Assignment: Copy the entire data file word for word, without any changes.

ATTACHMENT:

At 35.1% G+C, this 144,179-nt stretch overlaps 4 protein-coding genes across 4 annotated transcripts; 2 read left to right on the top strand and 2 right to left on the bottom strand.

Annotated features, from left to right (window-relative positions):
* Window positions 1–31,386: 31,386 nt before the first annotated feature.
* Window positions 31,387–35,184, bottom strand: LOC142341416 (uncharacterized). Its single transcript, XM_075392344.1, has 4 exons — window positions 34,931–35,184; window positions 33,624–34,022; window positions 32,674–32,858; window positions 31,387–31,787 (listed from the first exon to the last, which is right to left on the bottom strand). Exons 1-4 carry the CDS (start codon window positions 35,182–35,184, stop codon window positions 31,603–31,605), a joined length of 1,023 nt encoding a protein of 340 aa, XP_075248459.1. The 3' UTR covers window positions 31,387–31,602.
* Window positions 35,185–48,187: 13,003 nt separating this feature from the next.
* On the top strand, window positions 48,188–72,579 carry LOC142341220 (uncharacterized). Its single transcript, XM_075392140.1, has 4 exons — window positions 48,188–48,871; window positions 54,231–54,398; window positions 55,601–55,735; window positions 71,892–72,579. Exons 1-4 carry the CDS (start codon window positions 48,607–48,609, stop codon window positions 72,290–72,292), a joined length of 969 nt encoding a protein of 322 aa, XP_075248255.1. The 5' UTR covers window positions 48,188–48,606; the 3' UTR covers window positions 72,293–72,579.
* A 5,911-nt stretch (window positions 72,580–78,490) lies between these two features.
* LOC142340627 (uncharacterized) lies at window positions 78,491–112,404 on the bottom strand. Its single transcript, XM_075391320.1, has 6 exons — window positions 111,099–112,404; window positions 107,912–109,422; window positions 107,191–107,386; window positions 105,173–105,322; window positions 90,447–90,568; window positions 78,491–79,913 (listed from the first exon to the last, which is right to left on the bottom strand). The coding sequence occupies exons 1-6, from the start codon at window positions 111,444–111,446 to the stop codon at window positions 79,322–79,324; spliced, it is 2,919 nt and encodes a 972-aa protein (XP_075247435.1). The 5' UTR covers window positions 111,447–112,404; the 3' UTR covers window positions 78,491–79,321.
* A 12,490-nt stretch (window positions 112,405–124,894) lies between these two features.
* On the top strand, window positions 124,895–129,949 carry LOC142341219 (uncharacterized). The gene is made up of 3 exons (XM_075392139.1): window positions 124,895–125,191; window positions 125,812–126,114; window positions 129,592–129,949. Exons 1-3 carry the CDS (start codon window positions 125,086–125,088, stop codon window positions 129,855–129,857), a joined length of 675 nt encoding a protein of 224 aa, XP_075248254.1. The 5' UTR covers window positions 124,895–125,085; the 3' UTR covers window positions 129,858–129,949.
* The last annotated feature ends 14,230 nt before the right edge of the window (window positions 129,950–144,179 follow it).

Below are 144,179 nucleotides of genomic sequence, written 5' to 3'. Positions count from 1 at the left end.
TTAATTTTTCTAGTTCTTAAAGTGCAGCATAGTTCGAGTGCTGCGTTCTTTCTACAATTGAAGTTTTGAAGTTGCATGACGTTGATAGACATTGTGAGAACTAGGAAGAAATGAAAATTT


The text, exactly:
At 35.1% G+C, this 144,179-nt stretch overlaps 4 protein-coding genes across 4 annotated transcripts; 2 read left to right on the top strand and 2 right to left on the bottom strand.

Annotated features, from left to right (window-relative positions):
* Window positions 1–31,386: 31,386 nt before the first annotated feature.
* Window positions 31,387–35,184, bottom strand: LOC142341416 (uncharacterized). Its single transcript, XM_075392344.1, has 4 exons — window positions 34,931–35,184; window positions 33,624–34,022; window positions 32,674–32,858; window positions 31,387–31,787 (listed from the first exon to the last, which is right to left on the bottom strand). Exons 1-4 carry the CDS (start codon window positions 35,182–35,184, stop codon window positions 31,603–31,605), a joined length of 1,023 nt encoding a protein of 340 aa, XP_075248459.1. The 3' UTR covers window positions 31,387–31,602.
* Window positions 35,185–48,187: 13,003 nt separating this feature from the next.
* On the top strand, window positions 48,188–72,579 carry LOC142341220 (uncharacterized). Its single transcript, XM_075392140.1, has 4 exons — window positions 48,188–48,871; window positions 54,231–54,398; window positions 55,601–55,735; window positions 71,892–72,579. Exons 1-4 carry the CDS (start codon window positions 48,607–48,609, stop codon window positions 72,290–72,292), a joined length of 969 nt encoding a protein of 322 aa, XP_075248255.1. The 5' UTR covers window positions 48,188–48,606; the 3' UTR covers window positions 72,293–72,579.
* A 5,911-nt stretch (window positions 72,580–78,490) lies between these two features.
* LOC142340627 (uncharacterized) lies at window positions 78,491–112,404 on the bottom strand. Its single transcript, XM_075391320.1, has 6 exons — window positions 111,099–112,404; window positions 107,912–109,422; window positions 107,191–107,386; window positions 105,173–105,322; window positions 90,447–90,568; window positions 78,491–79,913 (listed from the first exon to the last, which is right to left on the bottom strand). The coding sequence occupies exons 1-6, from the start codon at window positions 111,444–111,446 to the stop codon at window positions 79,322–79,324; spliced, it is 2,919 nt and encodes a 972-aa protein (XP_075247435.1). The 5' UTR covers window positions 111,447–112,404; the 3' UTR covers window positions 78,491–79,321.
* A 12,490-nt stretch (window positions 112,405–124,894) lies between these two features.
* On the top strand, window positions 124,895–129,949 carry LOC142341219 (uncharacterized). The gene is made up of 3 exons (XM_075392139.1): window positions 124,895–125,191; window positions 125,812–126,114; window positions 129,592–129,949. Exons 1-3 carry the CDS (start codon window positions 125,086–125,088, stop codon window positions 129,855–129,857), a joined length of 675 nt encoding a protein of 224 aa, XP_075248254.1. The 5' UTR covers window positions 124,895–125,085; the 3' UTR covers window positions 129,858–129,949.
* The last annotated feature ends 14,230 nt before the right edge of the window (window positions 129,950–144,179 follow it).

Below are 144,179 nucleotides of genomic sequence, written 5' to 3'. Positions count from 1 at the left end.
TTAATTTTTCTAGTTCTTAAAGTGCAGCATAGTTCGAGTGCTGCGTTCTTTCTACAATTGAAGTTTTGAAGTTGCATGACGTTGATAGACATTGTGAGAACTAGGAAGAAATGAAAATTT